Preservice Teachers’ Resilience, Stress, and Technology Efficacy Under the COVID-19 Influences: A Case Study in Taiwan

Conference: The European Conference on Education (ECE2021)
Title: Preservice Teachers’ Resilience, Stress, and Technology Efficacy Under the COVID-19 Influences: A Case Study in Taiwan
Stream: Professional Training, Development & Concerns in Education
Presentation Type: Virtual Poster Presentation
Authors:
Jui-Ling Chiang, National Chengchi University, Taiwan
Yu-Chu Yeh, National ChengChi University, Taiwan

Abstract:

The change of educational method from face-to-face to online learning during the COVID-19 period indicated that teachers in the post-COVID-19 era would equip the ability to design and deliver traditional static materials and interactive online instructions. This study aims to develop inventories to measure preservice teachers' resilience, stress, and efficacy in technology and examine the relationship between these personal traits through path analysis. A total of 113 preservice teachers participated in this study. The employed instruments included Inventory of Resilience(IoR), Future Stress(FS), and Inventory of Technology Efficacy(ITE). The results indicated that IoR and AS all comprised one factor; ITE consisted of four factors: academic learning and communication, online searching, static instructional lecture design, and interactive instructional course design. The reliability coefficients for IoR, AS, and ITE were .843, .80, and .90, respectively. Regarding path analysis, we proposed that “academic learning and communication” and “online searching” would interact and then directly influence the interactive instructional design as well as indirectly influence interactive instructional design through static instructional lecture design, resilience, and future stress. This proposed model was a good-fit model, x2(N =113, df = 1) =.235, p =.628, RMR=.003, RMSEA =.000, GFI =.999, CFI =1.000, NFI =.999. The results indicated the preservice teachers considered interactive design more challenging than static design; they rely on online searching and communicating with peers and teachers to “bounce back.” We suggest that the curriculum or in-class activities could include interactive course design and delivery practices to meet the needs.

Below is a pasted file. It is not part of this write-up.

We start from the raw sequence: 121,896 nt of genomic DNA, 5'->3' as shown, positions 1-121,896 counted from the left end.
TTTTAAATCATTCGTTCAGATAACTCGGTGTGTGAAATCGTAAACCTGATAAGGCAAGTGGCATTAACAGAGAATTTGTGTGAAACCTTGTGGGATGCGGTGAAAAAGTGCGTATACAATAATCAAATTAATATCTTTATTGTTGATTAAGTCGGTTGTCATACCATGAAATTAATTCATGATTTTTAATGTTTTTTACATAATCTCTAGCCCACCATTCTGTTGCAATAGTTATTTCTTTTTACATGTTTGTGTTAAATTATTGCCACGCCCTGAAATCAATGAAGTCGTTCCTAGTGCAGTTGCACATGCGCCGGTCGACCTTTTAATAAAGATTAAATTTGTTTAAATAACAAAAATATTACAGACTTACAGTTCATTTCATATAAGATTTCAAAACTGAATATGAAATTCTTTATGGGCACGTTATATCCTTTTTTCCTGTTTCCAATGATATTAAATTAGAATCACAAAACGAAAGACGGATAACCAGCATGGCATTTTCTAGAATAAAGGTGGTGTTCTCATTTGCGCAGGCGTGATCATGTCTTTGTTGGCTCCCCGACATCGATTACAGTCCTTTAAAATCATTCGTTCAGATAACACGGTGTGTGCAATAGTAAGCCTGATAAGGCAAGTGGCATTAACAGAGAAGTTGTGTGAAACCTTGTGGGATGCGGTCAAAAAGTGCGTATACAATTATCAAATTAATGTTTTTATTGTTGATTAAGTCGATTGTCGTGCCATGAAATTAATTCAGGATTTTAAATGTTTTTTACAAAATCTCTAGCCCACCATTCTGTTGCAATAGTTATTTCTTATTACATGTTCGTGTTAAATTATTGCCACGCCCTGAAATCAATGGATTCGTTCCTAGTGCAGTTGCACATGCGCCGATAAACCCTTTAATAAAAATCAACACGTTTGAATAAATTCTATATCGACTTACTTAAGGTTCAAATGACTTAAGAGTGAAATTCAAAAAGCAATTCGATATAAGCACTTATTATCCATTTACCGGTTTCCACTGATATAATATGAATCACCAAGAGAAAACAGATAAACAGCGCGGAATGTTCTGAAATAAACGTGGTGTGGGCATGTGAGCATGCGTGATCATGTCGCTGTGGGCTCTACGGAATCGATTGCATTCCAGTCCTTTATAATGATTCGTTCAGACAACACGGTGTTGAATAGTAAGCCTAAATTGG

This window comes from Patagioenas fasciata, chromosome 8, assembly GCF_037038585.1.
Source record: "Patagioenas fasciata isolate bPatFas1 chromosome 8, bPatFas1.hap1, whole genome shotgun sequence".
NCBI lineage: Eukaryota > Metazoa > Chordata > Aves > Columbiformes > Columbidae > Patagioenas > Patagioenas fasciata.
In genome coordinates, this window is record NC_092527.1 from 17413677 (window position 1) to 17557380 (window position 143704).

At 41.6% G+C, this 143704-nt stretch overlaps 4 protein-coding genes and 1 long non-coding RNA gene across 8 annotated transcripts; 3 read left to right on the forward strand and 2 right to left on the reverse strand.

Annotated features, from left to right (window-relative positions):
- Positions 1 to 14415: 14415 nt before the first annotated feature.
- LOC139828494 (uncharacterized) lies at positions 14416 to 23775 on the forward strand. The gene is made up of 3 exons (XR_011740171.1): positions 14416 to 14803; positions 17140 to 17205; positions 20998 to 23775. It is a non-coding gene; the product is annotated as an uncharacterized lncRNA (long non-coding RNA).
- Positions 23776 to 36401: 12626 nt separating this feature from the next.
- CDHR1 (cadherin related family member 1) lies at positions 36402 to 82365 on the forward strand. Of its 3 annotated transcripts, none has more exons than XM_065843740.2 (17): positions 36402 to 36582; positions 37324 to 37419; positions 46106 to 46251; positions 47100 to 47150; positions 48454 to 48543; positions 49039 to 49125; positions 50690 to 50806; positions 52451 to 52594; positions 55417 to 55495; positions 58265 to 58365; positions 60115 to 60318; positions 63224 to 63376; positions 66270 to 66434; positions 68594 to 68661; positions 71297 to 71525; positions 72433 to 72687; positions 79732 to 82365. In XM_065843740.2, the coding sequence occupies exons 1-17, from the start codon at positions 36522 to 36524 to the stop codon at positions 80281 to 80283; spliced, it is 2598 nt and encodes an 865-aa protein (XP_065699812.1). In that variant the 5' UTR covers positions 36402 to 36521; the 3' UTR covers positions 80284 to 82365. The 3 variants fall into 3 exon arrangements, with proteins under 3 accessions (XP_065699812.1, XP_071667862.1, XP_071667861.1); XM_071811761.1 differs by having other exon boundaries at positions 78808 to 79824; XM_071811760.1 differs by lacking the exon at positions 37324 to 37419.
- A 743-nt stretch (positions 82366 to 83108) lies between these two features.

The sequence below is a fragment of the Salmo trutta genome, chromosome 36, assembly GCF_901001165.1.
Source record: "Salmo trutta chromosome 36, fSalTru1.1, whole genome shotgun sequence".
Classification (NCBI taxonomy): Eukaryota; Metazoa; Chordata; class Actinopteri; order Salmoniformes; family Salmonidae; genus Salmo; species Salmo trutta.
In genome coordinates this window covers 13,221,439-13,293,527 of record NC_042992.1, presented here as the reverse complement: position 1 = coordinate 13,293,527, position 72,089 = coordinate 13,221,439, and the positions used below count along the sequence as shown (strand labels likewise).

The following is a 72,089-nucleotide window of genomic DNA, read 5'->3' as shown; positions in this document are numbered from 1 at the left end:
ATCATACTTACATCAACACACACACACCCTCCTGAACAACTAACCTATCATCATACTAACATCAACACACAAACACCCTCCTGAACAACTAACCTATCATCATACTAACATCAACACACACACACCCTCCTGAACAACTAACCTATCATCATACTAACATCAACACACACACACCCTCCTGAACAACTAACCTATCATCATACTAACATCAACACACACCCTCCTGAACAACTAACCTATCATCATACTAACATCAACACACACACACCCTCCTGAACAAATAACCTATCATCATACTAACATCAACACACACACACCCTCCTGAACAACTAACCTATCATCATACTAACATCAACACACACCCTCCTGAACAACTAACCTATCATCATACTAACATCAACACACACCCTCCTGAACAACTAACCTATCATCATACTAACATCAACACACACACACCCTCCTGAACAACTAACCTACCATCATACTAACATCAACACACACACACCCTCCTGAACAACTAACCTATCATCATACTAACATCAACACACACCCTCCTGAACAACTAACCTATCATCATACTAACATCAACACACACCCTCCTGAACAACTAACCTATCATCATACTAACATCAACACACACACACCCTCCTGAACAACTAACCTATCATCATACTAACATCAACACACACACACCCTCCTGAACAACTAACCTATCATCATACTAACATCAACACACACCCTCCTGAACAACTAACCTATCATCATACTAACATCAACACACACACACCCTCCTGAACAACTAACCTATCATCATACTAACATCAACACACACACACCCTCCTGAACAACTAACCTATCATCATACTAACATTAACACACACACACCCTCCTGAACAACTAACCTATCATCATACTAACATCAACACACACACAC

Virtual Poster Presentation

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